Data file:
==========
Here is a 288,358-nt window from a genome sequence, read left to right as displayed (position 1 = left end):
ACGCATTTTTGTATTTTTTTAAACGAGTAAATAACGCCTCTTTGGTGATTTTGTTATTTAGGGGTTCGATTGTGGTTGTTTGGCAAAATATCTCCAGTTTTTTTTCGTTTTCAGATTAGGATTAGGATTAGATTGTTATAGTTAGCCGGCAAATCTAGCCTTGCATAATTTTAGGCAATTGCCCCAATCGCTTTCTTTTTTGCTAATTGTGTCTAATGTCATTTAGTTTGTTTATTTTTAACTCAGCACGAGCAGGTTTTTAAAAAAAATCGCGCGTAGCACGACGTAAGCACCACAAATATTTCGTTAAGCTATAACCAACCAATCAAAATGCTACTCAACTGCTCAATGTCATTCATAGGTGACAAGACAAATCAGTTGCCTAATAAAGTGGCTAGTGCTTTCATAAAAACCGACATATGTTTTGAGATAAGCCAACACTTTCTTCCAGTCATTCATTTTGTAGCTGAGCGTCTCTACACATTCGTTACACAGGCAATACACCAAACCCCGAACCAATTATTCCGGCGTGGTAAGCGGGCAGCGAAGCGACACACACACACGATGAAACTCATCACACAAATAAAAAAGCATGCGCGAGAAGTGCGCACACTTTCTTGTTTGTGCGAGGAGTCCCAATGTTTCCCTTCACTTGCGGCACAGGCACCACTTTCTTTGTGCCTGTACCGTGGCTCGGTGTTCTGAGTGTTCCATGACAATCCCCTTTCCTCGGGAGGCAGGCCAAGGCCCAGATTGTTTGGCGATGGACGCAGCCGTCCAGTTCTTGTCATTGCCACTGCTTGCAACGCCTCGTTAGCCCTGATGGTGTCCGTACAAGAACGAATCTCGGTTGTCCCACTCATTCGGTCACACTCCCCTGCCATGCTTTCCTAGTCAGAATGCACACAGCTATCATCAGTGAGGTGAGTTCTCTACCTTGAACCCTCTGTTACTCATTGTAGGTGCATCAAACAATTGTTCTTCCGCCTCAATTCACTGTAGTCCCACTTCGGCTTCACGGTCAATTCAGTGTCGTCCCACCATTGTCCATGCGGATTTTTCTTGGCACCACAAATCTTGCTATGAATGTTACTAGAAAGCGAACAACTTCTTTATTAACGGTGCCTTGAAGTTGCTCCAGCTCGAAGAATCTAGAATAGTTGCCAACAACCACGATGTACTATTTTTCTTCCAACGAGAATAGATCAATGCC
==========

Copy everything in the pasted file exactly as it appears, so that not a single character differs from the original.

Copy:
Here is a 288,358-nt window from a genome sequence, read left to right as displayed (position 1 = left end):
ACGCATTTTTGTATTTTTTTAAACGAGTAAATAACGCCTCTTTGGTGATTTTGTTATTTAGGGGTTCGATTGTGGTTGTTTGGCAAAATATCTCCAGTTTTTTTTCGTTTTCAGATTAGGATTAGGATTAGATTGTTATAGTTAGCCGGCAAATCTAGCCTTGCATAATTTTAGGCAATTGCCCCAATCGCTTTCTTTTTTGCTAATTGTGTCTAATGTCATTTAGTTTGTTTATTTTTAACTCAGCACGAGCAGGTTTTTAAAAAAAATCGCGCGTAGCACGACGTAAGCACCACAAATATTTCGTTAAGCTATAACCAACCAATCAAAATGCTACTCAACTGCTCAATGTCATTCATAGGTGACAAGACAAATCAGTTGCCTAATAAAGTGGCTAGTGCTTTCATAAAAACCGACATATGTTTTGAGATAAGCCAACACTTTCTTCCAGTCATTCATTTTGTAGCTGAGCGTCTCTACACATTCGTTACACAGGCAATACACCAAACCCCGAACCAATTATTCCGGCGTGGTAAGCGGGCAGCGAAGCGACACACACACACGATGAAACTCATCACACAAATAAAAAAGCATGCGCGAGAAGTGCGCACACTTTCTTGTTTGTGCGAGGAGTCCCAATGTTTCCCTTCACTTGCGGCACAGGCACCACTTTCTTTGTGCCTGTACCGTGGCTCGGTGTTCTGAGTGTTCCATGACAATCCCCTTTCCTCGGGAGGCAGGCCAAGGCCCAGATTGTTTGGCGATGGACGCAGCCGTCCAGTTCTTGTCATTGCCACTGCTTGCAACGCCTCGTTAGCCCTGATGGTGTCCGTACAAGAACGAATCTCGGTTGTCCCACTCATTCGGTCACACTCCCCTGCCATGCTTTCCTAGTCAGAATGCACACAGCTATCATCAGTGAGGTGAGTTCTCTACCTTGAACCCTCTGTTACTCATTGTAGGTGCATCAAACAATTGTTCTTCCGCCTCAATTCACTGTAGTCCCACTTCGGCTTCACGGTCAATTCAGTGTCGTCCCACCATTGTCCATGCGGATTTTTCTTGGCACCACAAATCTTGCTATGAATGTTACTAGAAAGCGAACAACTTCTTTATTAACGGTGCCTTGAAGTTGCTCCAGCTCGAAGAATCTAGAATAGTTGCCAACAACCACGATGTACTATTTTTCTTCCAACGAGAATAGATCAATGCC